Like(0)

  7. Wikipedia has a good introduction to keyhole limpet hemocyanin (KLH), including references to what areas of research are going on in the health sciences.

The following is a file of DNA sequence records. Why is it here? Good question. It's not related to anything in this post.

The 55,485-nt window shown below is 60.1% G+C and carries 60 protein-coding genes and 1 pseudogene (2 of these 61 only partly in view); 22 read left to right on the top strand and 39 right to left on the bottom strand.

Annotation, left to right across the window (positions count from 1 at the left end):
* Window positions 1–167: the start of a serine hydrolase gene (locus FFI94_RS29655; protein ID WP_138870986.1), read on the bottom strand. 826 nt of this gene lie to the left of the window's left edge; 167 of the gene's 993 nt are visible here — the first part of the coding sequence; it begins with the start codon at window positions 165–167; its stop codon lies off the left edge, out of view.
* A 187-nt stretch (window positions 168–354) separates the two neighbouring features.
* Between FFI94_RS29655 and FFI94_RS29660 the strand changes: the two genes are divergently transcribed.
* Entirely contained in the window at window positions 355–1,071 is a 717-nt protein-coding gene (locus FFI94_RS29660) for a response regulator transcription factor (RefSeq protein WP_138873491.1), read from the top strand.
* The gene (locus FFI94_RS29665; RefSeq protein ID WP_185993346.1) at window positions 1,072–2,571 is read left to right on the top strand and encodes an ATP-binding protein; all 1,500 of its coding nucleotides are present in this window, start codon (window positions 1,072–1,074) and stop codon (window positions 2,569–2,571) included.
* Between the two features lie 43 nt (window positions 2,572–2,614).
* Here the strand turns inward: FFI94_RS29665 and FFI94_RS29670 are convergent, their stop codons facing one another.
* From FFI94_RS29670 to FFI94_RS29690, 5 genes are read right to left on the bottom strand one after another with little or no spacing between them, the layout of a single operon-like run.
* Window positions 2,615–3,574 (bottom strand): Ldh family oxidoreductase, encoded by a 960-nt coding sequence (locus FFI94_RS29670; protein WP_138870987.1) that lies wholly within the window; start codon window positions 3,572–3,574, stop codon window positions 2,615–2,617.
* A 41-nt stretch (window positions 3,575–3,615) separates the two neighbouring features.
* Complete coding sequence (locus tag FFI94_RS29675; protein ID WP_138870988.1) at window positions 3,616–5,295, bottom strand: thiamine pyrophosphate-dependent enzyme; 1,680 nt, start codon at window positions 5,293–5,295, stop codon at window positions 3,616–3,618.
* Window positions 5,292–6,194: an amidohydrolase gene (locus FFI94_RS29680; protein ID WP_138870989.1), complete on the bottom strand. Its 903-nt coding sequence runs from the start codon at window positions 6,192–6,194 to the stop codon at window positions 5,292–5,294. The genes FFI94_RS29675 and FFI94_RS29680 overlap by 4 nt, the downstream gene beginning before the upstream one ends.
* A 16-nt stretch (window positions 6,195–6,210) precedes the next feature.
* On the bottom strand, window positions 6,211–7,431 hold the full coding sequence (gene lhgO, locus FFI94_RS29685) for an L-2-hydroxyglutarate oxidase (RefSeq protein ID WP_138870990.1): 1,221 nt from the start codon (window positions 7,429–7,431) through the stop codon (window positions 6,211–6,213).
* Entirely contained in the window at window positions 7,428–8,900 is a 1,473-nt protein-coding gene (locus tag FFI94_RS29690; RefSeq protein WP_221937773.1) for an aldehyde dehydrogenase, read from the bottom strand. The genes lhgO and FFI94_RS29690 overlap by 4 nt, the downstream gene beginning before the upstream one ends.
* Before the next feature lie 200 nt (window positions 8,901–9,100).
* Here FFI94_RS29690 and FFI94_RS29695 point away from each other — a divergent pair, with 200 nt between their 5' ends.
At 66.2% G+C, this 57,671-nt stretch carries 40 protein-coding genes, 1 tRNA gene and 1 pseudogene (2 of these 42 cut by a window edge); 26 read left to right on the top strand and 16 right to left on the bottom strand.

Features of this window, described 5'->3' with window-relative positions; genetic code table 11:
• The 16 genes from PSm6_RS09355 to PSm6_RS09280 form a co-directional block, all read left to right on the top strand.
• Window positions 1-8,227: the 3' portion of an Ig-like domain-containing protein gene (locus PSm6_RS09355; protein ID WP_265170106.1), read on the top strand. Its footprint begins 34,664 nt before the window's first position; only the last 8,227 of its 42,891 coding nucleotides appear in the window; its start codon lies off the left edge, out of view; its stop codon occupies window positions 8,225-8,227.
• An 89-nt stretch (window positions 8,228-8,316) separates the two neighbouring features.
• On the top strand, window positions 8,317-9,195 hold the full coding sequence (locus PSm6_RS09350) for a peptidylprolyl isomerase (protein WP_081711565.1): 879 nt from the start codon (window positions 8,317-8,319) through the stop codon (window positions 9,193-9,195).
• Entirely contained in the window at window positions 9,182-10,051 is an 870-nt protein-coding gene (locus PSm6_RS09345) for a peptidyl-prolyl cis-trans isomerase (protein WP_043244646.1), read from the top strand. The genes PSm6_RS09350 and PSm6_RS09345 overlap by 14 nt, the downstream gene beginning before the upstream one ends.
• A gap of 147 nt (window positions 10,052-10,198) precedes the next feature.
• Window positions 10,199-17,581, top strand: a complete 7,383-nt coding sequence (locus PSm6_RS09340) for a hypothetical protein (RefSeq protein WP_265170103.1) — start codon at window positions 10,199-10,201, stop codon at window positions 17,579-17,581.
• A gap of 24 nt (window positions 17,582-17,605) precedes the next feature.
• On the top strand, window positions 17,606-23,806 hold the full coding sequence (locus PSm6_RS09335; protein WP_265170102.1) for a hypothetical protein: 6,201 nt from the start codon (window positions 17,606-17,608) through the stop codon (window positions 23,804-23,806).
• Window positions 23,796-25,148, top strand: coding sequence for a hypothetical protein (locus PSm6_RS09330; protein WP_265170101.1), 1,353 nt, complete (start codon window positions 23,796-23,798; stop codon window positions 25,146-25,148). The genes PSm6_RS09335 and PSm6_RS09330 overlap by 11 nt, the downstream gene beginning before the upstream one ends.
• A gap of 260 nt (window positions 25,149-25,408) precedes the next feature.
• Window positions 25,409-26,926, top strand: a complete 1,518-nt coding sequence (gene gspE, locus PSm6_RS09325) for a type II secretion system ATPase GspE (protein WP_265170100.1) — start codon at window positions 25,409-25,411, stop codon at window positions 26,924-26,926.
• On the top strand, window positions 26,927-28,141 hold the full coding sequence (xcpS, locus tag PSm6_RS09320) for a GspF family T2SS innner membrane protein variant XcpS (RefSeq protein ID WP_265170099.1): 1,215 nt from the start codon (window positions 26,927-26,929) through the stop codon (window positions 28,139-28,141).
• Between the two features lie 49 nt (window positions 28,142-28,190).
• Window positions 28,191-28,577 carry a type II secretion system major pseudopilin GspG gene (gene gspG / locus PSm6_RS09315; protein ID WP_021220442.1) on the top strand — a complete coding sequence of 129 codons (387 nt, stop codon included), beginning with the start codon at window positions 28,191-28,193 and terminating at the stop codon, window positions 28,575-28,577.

I’m not much of an investor in individual stocks–the only thing I took a flyer on in recent years the week it went public was Tesla–and currently I let a mutual fund at T. Rowe Price do what it can for me in the health sciences. That said, teasers that can’t get the most basic biology right instantly discredit themselves. Any reference to “the limpet” as rare is ignorant–there are dozens of species of limpets, some of which are quite common. One taxonomic clade covers the “true limpets,” but many other species of roughly conical aquatic gastropods (snails) in several other clades are also referred to as limpets. Later we learn the Keyhole Limpet (incorrect capitalization theirs or Travis’s? Tsk, tsk ) is the source of KLH. Fine, but there are many species of keyhole limpets; and, by the way, the keyholes are not true limpets, constituting a separate family of gastropods. KLH comes from the giant keyhole limpet, a species found along the California coast, and one of some concern to conservationists because its potential medical value could lead to overharvesting in the wild. That is why an outfit developing techniques for farming the species and for obtaining the KLH-containing hemolymph without killing the animals in its tanks might have a leg up on the competition. Whether or not that is an investable advantage is beyond me. I’d never invest on the recommendation of some self-appointed expert who can’t even get the source of the magic molecule straight.